• nathanaelgreene says:

        “Purely given Westeros’ size, the king’s remedy is a bit small in scale (admittedly nothing new for ASOIAF)”

        Yeah, for sure, but I’d be willing to write that kind of thing off as poetic license if I found the ideological/political dynamics more compelling.

        “I think the Exceptionalism thing is plausible as something that could gain wide acceptance — given that the Targaryens do in fact have magic blood that allows them to ride dragons and resist most (though not all, as is subsequently shown) illness.”

        I agree that Targaryens are genuinely superior in many senses to common Westerosi, but I still don’t find the doctrine of Exceptionalism very convincing. Generally, it’s not fun to be ruled over by people who constantly and obnoxiously remind you that they’re better than you are, even—especially—if it’s true. Given the violent opposition to Targaryen incest in Westeros that began under Aenys, I find it hard to believe that the solution to this ideological/religious divide is to just say “Well, we get to do it because we have dragons [i.e. overwhelming military power] and you don’t.”

        “Incidentally, there has always been to me a fascinating seeming contradiction between the egalitarian messaging GRRM builds into the political stories in the series and the fundamentally royalist character of the magical stories where almost all of his main protagonists (and maybe all, if you believe a certain theory about Tyrion’s origins) have magical abilities directly derived from their magical royal bloodlines.”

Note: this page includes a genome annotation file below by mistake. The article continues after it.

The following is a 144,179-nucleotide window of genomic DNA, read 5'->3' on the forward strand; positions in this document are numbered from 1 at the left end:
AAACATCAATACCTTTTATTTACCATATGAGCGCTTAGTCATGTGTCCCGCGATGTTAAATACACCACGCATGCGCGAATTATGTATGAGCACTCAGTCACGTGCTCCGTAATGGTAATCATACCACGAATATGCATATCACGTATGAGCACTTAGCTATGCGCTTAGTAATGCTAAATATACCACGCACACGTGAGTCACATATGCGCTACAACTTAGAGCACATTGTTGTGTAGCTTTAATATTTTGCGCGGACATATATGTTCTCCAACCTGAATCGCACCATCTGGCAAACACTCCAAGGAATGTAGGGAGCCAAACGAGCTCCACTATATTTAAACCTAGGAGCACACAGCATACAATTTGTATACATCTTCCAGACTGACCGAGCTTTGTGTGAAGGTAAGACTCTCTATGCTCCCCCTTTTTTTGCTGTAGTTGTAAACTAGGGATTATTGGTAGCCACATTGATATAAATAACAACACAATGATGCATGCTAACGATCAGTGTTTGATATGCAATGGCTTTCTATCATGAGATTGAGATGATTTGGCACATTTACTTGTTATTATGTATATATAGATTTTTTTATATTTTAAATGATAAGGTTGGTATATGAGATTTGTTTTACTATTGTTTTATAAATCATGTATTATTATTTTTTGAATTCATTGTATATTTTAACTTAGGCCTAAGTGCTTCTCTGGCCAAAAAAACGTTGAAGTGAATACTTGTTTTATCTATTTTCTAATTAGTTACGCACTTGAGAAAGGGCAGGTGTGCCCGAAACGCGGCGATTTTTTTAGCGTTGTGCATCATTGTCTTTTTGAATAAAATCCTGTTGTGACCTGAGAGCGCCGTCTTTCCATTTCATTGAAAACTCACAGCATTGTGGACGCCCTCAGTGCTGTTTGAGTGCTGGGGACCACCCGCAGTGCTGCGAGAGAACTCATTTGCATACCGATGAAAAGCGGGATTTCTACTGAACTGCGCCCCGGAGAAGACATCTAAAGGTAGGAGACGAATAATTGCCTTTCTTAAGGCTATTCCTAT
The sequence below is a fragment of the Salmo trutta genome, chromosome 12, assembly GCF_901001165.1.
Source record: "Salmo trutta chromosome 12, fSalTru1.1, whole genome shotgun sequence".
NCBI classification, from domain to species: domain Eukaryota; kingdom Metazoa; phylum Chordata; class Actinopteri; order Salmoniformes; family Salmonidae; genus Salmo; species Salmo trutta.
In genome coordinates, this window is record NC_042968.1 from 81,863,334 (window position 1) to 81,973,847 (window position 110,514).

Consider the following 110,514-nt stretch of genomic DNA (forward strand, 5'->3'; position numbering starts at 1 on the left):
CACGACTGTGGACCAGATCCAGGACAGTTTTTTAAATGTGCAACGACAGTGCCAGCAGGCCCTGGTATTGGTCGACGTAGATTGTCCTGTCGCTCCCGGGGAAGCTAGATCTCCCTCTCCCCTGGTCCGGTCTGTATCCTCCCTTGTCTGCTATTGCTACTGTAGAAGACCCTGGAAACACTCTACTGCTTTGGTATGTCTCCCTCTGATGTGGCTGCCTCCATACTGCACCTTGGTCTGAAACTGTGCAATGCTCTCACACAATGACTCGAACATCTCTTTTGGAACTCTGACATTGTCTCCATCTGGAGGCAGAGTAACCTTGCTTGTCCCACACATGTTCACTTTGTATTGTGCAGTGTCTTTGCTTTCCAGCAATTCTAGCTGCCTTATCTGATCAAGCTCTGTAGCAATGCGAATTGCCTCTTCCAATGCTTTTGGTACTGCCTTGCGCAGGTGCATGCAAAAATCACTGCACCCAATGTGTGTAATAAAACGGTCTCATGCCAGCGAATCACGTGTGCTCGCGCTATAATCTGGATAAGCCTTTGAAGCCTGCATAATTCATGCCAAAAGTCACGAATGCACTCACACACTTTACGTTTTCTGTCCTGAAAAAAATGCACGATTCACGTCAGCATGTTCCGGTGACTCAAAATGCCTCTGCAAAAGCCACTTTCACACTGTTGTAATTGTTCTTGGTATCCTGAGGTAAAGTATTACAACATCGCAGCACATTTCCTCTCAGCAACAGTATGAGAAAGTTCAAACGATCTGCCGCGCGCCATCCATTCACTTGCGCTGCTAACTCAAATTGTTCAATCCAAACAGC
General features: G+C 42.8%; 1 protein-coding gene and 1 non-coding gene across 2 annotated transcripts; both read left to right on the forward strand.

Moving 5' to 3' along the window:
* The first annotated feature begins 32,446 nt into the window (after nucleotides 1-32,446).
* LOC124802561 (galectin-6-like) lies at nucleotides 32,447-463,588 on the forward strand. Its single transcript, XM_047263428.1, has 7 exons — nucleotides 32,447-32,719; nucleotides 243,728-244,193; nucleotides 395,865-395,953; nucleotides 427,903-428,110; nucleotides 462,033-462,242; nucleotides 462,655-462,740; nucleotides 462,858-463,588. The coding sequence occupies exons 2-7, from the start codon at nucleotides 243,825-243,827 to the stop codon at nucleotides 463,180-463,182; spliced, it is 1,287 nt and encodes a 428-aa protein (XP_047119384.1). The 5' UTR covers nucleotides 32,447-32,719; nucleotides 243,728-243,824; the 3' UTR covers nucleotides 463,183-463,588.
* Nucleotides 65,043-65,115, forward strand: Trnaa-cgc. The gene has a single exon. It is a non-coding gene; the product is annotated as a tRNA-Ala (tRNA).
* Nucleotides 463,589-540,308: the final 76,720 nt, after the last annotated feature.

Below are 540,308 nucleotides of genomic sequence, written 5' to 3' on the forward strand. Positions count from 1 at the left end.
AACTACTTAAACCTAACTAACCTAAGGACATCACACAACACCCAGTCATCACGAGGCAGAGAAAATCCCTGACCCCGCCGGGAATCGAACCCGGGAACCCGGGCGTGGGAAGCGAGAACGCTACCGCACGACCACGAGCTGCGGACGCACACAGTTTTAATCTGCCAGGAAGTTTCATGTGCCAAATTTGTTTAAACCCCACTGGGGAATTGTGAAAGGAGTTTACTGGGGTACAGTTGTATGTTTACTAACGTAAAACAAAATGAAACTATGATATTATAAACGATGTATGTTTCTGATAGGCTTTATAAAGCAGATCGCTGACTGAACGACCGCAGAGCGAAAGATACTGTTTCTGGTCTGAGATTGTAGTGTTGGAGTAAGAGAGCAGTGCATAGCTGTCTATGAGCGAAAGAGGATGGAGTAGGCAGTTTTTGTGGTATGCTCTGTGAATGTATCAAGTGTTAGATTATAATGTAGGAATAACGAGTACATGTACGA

Yes, that’s an excellent point. This is also true of, for instance, the Harry Potter novels, which nominally have an egalitarian worldview, in terms of the conflict over muggle vs. pure-born wizards, but on a deeper and subtler level have an extremely reactionary message about the power of bloodlines and the right of genetic elites to wield power.

        • JG says:

          It doesn’t fit with HP at all, though, since magic powers and specific talent levels to wield it can come from anywhere and the wizard class are the ones hiding from the Muggles. Hard to call them an elite class when they have to hide.

    • JG says:

      The Exceptionalism argument is hard for a modern person to swallow but it shouldn’t be hard for people already accustomed to an extreme class system. The nobility, especially the ex-king class, are the ones who would probably have the hardest time accepting there is a class above them but they are also the ones who can benefit from royal favor, get charmed by royal access, and can lose their dynasty, castle, and treasures by dragonfire.

      It’s also hard to argue that the Targaryens are wrong given the evidence.

  8. Hedrigal says:

    One factor I think would be significant to the inclusion of the Captain of the city guard on the small council would be whether or not a period of time was seen as a time where the cities population could be a conceivable threat to the monarchy. The times we know about it are during Maegors rule, in the early years of Jaehaerys’ rule, and under Joffrey. All times where significant civil unrest in the capital was likely, and where the loyalty of the captain of the guard would be incredibly important.

  9. […] and the Red Keep combined.” On the other, Jaehaerys doesn’t want to follow-up his crenellation tax with using the progresses to gently bankrupt his subjects as his grandfather did…thus […]